10

Java and C# provide memory safety by checking array bounds and pointer dereferences.

What mechanisms could be implemented into a programming language to prevent the possibility of race conditions and deadlocks?

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    You might be interested in what Rust does: Fearless Concurrency with Rust – Vincent Savard Jan 25 at 16:37
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    Make everything immutable, or make everything async with safe channels. You might also be interested in Go and Erlang. – Theraot Jan 25 at 16:39
  • @Theraot "make everything async with safe channels" - wish you could elaborate on that. – mrpyo Jan 25 at 16:44
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    @mrpyo you would not expose processes or threads, every call is a promise, everything runs concurrently (with the runtime scheduling their execution, and creating/pooling system threads behind the scenes as needed), and the logic that protects state is in the mechanisms that passes information around... the runtime can automatically serialize by scheduling, and there would be an standard library with thread-safe solution for more nuance behaviors, in particular producer/consumer and aggregations are needed. – Theraot Jan 25 at 16:54
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    By the way, there is another possible approach: transactional memory. – Theraot Jan 25 at 16:54
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Races occur when you have simultaneous aliasing of an object and, at least, one of the aliases is mutating.

So, to prevent races, you need to make one or more of these conditions untrue.

Various approaches tackle various aspects. Functional programming stresses immutability which removes the mutability. Locking/atomics remove the simultaneity. Affine types remove the aliasing (Rust removes mutable aliasing). Actor models usually remove aliasing.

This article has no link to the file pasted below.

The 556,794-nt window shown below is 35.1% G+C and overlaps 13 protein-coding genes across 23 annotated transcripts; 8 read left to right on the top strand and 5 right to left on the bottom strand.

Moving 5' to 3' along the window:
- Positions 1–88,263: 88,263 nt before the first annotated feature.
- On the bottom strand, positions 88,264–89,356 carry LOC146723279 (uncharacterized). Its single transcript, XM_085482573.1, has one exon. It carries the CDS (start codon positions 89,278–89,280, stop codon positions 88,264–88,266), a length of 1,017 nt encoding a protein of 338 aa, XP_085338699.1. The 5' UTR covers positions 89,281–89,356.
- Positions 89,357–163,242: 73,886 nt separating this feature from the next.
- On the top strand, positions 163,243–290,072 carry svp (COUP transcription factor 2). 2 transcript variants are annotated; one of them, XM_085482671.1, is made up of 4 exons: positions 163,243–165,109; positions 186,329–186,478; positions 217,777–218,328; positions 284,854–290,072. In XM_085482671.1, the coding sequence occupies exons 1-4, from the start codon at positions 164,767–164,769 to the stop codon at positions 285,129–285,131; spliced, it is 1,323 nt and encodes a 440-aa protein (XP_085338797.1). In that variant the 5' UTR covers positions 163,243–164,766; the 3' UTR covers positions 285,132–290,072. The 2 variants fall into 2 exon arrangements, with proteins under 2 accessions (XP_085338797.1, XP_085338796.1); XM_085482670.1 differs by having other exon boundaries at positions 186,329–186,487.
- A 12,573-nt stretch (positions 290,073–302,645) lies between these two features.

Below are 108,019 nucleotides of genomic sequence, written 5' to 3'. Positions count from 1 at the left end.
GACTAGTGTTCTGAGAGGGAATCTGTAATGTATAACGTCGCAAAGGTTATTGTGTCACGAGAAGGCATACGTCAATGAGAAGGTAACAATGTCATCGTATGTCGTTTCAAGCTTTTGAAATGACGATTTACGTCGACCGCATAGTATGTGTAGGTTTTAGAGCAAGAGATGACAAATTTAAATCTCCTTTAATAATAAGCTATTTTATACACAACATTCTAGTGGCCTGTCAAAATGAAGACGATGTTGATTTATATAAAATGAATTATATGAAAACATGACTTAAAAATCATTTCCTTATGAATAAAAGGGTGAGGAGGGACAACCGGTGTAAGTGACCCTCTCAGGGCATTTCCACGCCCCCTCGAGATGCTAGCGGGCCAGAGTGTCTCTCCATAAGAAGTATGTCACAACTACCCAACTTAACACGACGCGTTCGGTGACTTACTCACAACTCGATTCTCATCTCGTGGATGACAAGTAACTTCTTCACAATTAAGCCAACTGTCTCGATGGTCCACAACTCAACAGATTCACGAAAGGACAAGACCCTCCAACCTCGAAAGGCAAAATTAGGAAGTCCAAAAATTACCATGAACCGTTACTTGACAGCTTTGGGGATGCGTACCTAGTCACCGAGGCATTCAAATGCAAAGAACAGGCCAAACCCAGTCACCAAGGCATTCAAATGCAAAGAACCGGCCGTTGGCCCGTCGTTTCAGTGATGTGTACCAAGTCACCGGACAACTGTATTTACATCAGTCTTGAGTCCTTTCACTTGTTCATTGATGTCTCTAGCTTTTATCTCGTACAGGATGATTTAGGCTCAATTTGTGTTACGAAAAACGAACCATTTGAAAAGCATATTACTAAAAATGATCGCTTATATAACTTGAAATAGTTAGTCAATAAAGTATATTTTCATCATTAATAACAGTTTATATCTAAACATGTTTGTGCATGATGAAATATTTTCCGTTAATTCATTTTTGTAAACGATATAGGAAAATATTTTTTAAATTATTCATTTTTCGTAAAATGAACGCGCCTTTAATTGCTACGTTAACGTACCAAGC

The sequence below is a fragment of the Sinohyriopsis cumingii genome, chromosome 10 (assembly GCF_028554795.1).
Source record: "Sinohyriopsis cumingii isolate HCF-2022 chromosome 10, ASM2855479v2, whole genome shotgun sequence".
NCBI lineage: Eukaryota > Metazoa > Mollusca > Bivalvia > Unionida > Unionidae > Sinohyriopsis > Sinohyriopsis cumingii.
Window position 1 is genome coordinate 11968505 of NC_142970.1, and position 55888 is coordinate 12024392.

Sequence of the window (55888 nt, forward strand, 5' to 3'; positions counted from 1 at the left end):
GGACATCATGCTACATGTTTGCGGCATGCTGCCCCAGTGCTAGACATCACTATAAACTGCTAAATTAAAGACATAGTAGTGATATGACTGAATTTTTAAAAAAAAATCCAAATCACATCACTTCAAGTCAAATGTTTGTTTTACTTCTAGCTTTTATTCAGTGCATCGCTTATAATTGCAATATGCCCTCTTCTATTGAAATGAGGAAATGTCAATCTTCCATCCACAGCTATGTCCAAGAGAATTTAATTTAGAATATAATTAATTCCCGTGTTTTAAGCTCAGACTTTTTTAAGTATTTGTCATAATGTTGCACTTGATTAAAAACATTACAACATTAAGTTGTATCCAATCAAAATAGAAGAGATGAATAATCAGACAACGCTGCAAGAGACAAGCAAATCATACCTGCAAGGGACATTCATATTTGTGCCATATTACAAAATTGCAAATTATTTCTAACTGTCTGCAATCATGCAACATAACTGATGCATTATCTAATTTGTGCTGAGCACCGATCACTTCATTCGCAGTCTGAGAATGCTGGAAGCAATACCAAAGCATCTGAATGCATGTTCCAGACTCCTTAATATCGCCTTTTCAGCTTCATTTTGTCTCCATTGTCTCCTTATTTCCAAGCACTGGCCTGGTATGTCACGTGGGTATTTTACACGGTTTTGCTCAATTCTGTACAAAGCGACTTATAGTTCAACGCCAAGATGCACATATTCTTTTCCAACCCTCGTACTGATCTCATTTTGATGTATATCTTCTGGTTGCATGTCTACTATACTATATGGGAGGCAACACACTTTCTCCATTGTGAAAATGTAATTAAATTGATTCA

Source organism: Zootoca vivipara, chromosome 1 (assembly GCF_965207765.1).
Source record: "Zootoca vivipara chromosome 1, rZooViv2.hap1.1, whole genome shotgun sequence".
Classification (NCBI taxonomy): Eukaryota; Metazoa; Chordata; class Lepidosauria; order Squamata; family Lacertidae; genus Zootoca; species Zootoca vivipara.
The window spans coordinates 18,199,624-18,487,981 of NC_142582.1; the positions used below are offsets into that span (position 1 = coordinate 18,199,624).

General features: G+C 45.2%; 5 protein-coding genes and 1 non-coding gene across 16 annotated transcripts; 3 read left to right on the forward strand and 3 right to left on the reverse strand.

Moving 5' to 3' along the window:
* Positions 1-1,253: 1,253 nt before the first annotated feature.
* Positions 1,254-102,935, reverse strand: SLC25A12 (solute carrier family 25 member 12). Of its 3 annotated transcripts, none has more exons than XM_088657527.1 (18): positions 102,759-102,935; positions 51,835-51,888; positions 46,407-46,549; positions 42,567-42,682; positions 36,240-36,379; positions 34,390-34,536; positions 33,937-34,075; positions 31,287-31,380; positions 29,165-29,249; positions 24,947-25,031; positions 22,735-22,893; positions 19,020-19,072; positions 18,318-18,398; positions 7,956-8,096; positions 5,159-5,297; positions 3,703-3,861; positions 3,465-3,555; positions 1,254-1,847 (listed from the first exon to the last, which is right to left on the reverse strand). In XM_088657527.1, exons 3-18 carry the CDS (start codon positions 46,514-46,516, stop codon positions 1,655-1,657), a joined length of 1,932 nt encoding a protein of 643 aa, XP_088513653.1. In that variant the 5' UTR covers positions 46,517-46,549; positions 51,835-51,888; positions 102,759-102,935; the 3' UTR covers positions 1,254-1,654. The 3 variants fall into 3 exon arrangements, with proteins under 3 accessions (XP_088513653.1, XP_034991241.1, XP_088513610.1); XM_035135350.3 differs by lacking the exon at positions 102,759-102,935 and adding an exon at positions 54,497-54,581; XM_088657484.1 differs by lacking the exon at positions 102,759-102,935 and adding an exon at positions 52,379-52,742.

You can restrict the objects that can be aliased so that it's easier to ensure that the above conditions are avoided. That's where channels and/or message passing styles come in. You can't alias arbitrary memory, just the end of a channel or queue which is arranged to be race free. Usually by avoiding simultaneity i.e. locks or atomics.

The downside of these various mechanisms is that they restrict the programs that you can write. The more blunt the restriction, the fewer the programs. So no aliasing or no mutability work, and are easy to reason about, but are very limiting.

That's why Rust is causing such a stir. It's an engineering language (as against academic one) that supports aliasing and mutability but has the compiler check that they do not occur simultaneously. Although not the ideal, it does allow a larger class of programs to be written safely than a lot of its predecessors.

11

Java and C# provide memory safety by checking array bounds and pointer dereferences.

It's important to first think about how C# and Java do this. They do so by converting what is undefined behaviour in C or C++ into defined behaviour: crash the program. Null dereferences and array index exceptions should never be caught in a correct C# or Java program; they should not happen in the first place because the program should not have that bug.

But that is I think not what you mean by your question! We could quite easily write a "deadlock safe" runtime that periodically checks to see if there are n threads mutually waiting on each other and terminate the program if that happens, but I do not think that would satisfy you.

What mechanisms could be implemented into a programming language to prevent the possibility of race conditions and deadlocks?